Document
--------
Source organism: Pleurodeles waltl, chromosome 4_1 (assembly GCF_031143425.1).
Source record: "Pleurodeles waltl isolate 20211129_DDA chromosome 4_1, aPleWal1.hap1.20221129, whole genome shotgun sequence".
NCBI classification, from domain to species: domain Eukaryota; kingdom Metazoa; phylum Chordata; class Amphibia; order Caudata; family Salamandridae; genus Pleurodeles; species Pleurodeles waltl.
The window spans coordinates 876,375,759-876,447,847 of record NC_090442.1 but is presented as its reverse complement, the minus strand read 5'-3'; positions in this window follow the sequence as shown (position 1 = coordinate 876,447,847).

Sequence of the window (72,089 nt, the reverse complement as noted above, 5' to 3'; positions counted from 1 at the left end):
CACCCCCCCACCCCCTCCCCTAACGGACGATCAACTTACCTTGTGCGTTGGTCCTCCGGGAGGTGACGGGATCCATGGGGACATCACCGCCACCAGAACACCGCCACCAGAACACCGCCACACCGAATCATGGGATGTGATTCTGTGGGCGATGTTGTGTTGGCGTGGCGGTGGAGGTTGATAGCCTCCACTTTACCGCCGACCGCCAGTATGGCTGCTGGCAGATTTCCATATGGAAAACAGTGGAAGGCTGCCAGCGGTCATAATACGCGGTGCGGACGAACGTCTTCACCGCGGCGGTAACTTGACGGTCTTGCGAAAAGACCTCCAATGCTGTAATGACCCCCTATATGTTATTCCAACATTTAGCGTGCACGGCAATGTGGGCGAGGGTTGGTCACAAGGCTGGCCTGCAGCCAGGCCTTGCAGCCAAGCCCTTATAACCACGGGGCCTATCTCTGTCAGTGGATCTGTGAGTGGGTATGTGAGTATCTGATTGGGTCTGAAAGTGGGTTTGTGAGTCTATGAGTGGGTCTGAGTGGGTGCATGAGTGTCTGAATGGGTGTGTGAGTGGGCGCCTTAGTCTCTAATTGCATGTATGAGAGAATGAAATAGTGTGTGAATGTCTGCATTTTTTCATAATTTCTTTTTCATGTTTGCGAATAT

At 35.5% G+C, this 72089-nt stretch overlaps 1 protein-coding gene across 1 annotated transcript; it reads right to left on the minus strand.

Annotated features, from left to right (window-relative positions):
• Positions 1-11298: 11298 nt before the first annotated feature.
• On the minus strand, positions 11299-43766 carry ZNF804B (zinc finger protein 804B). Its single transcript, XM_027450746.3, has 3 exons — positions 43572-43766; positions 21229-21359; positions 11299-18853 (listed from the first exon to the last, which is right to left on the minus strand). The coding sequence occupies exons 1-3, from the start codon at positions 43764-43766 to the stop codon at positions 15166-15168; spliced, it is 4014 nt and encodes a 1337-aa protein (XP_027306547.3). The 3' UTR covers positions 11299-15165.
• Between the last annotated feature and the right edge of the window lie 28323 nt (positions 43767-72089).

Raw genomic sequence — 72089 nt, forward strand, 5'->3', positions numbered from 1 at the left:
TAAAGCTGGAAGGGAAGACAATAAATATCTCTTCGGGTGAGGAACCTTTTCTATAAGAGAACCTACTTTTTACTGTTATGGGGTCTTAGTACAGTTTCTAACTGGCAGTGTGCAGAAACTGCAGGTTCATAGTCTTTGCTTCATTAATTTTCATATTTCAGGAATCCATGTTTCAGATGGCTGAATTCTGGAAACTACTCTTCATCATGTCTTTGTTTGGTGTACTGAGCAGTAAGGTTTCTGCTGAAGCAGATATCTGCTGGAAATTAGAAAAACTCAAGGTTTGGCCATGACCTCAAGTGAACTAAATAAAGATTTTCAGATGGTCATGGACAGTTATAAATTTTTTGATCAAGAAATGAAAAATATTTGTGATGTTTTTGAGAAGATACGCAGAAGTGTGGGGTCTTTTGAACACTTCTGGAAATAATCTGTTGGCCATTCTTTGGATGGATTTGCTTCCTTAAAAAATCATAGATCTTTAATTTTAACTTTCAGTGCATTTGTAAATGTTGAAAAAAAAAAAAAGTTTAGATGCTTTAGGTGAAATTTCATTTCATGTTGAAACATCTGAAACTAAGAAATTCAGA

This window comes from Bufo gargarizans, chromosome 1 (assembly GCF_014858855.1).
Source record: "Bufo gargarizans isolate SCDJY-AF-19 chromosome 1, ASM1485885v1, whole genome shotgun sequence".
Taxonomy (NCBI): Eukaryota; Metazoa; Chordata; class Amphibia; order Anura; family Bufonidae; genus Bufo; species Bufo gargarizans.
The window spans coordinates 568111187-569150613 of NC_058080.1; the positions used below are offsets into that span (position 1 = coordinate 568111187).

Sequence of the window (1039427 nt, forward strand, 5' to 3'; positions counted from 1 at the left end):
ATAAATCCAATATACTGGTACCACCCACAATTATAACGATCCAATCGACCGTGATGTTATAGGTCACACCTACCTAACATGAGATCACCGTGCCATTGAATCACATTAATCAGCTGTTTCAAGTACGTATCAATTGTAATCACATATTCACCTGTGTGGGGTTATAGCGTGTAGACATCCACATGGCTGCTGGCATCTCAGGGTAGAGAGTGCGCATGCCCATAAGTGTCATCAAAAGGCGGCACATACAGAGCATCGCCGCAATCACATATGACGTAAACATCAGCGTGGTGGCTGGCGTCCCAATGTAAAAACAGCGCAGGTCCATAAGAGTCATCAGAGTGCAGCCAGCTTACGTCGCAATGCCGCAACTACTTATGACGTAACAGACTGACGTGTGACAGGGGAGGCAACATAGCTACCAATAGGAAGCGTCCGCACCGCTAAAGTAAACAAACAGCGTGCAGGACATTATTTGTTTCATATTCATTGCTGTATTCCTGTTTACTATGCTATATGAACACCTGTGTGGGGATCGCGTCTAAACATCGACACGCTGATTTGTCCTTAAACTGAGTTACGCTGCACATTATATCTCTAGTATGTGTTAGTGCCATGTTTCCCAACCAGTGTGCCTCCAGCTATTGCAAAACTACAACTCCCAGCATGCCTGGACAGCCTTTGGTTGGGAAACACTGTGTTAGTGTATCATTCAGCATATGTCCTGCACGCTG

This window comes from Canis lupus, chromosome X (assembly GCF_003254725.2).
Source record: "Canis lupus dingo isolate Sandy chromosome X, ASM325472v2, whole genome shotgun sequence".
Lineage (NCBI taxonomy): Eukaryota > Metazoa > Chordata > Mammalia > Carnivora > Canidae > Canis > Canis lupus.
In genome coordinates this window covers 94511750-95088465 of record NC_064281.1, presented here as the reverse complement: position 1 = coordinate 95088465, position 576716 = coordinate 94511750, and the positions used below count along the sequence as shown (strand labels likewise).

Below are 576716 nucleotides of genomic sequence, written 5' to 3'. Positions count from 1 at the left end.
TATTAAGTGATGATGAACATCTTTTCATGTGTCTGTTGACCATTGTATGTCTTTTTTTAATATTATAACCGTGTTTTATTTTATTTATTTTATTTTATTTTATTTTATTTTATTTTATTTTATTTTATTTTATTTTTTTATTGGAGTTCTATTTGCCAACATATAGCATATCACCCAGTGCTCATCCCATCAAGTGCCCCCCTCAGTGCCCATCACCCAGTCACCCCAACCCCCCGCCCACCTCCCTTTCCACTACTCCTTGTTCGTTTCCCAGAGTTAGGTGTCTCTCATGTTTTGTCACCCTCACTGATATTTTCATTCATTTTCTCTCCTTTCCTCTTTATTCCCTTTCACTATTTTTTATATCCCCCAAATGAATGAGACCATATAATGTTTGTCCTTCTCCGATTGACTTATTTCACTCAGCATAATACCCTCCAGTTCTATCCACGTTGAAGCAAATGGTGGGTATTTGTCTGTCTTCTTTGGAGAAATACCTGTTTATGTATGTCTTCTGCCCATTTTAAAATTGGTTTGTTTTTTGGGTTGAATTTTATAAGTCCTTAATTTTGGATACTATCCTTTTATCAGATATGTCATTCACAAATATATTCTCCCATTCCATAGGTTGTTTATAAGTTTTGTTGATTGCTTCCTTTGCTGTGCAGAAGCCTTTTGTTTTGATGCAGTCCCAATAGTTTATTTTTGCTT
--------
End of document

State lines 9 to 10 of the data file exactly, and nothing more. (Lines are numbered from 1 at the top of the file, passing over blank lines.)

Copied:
• Positions 1-11298: 11298 nt before the first annotated feature.
• On the minus strand, positions 11299-43766 carry ZNF804B (zinc finger protein 804B). Its single transcript, XM_027450746.3, has 3 exons — positions 43572-43766; positions 21229-21359; positions 11299-18853 (listed from the first exon to the last, which is right to left on the minus strand). The coding sequence occupies exons 1-3, from the start codon at positions 43764-43766 to the stop codon at positions 15166-15168; spliced, it is 4014 nt and encodes a 1337-aa protein (XP_027306547.3). The 3' UTR covers positions 11299-15165.